10 Natural Tricks for Staying Focused

by Gina Kelly

Focused young african american businesswoman or student looking at laptop holding book learning, serious black woman working or studying with computer doing research or preparing for exam online

We’ve all had trouble focusing before. It’s natural for our minds to wander now and then, but it can be frustrating when it happens often. Take a few minutes to find out how you can stay focused and defeat that brain fog.


Take ginseng

Ginseng root on wooden background, Herbs for health.
Ginseng is the root of a plant that’s been used in traditional medicine for thousands of years. It is thought to have several health benefits, including regulating blood sugar levels, boosting immunity, and enhancing focus. Studies have confirmed ginseng’s effectiveness in improving attention in those diagnosed with attention-deficit/hyperactivity disorder (ADHD), though more research is needed.


Get more sleep

Top View of Handsome Young Man Sleeping Cozily on a Bed in His Bedroom at Night. Blue Nightly Colors with Cold Weak Lamppost Light Shining Through the Window.
Sleep is imperative to our mental and physical health. When we don’t get enough of it, we can’t concentrate, our thought process slows, and our memory is impaired. It’s recommended we get about seven to eight hours of sleep per night. Unfortunately, a lot of people don’t dedicate enough time to sleep, but it’s something we should all prioritize. If you’ve made the time but still struggle to get some shut-eye, there are many ways to improve your sleep.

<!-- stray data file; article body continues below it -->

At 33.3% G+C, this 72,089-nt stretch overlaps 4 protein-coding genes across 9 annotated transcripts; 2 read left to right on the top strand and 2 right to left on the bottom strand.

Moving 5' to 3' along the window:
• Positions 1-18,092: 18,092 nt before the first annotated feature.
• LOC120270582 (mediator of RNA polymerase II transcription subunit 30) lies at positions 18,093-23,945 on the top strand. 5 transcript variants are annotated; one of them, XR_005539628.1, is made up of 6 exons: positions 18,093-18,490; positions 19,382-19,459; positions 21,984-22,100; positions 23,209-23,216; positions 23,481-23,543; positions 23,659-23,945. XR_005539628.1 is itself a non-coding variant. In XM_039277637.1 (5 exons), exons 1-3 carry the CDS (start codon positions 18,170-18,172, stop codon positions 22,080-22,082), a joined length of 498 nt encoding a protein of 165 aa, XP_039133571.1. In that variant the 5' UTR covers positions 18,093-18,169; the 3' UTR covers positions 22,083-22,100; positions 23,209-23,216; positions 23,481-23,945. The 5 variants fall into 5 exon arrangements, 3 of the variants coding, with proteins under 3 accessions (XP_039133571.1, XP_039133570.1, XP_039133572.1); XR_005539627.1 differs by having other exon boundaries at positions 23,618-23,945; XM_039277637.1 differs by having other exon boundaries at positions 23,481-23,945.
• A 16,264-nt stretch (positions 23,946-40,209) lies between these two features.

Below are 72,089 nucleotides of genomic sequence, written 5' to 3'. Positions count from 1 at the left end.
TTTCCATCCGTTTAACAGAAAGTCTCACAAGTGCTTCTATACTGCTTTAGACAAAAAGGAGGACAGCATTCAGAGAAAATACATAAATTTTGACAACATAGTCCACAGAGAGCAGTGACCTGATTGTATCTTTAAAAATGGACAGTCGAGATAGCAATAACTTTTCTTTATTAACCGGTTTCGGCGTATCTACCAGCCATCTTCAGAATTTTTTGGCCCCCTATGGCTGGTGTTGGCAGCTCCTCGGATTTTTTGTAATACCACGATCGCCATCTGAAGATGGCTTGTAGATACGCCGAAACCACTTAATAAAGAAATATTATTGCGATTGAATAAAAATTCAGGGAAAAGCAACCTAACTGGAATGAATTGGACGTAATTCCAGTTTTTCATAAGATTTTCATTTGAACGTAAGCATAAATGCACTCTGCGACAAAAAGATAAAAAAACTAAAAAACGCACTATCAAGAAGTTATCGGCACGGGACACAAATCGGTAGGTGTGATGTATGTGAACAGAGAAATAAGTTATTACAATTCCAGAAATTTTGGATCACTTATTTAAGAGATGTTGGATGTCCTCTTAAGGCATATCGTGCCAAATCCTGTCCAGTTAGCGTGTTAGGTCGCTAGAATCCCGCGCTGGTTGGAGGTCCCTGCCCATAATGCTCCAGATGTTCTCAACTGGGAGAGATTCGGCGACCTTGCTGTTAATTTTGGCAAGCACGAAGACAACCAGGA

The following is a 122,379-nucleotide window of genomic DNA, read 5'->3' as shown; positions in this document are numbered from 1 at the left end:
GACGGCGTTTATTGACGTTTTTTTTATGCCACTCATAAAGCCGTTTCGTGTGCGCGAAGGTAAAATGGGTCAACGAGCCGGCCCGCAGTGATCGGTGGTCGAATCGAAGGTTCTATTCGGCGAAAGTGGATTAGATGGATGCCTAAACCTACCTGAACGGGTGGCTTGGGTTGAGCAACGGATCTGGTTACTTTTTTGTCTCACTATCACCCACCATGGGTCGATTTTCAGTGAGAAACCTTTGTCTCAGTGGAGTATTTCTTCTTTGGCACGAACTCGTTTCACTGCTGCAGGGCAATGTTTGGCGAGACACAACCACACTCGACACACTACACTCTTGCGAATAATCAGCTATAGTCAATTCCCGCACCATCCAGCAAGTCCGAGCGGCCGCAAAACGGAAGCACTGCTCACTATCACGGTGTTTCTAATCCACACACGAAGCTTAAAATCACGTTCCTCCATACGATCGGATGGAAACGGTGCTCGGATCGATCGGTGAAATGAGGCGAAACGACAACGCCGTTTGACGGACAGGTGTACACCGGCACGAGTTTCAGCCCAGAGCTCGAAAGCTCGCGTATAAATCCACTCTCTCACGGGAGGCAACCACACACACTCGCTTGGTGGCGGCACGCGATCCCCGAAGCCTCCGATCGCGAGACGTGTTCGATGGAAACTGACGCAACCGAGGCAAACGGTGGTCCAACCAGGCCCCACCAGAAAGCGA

Fitness woman jumping outdoor in urban environment
Another step you can take to improve focus and concentration is to exercise. One study showed that participants increased the size of their hippocampus, the area of the brain responsible for memory and learning, after aerobic exercise. Several other studies suggested that individuals who exercise have a greater volume of matter in the part of the brain responsible for controlled thinking and memory than those who don’t exercise.



Middle aged sport man doing yoga and fitness at home using laptop
Although it’s been around for thousands of years, meditation is finally having a moment. You can find all sorts of books, podcasts, and articles about its benefits. There are retreats and entire businesses dedicated to helping people meditate. There are many great reasons to meditate, including improving focus and concentration. Researchers say our mind wanders about half of the time, which makes it hard to concentrate on just about anything. Meditation can help us reset and bring our attention back to the task at hand. And you don’t have to look very far to learn how to meditate.


Drink some tea

tea cup
L-theanine is an amino acid found in tea. While most tea has it, there are higher concentrations in green and black tea. L-theanine can also be found as a supplement and may improve cognitive function. In one study, 30 participants were asked to take either L-theanine or placebo tablets for four weeks. Those who took the L-theanine had improved cognitive function, including improvements in executive function and verbal fluency.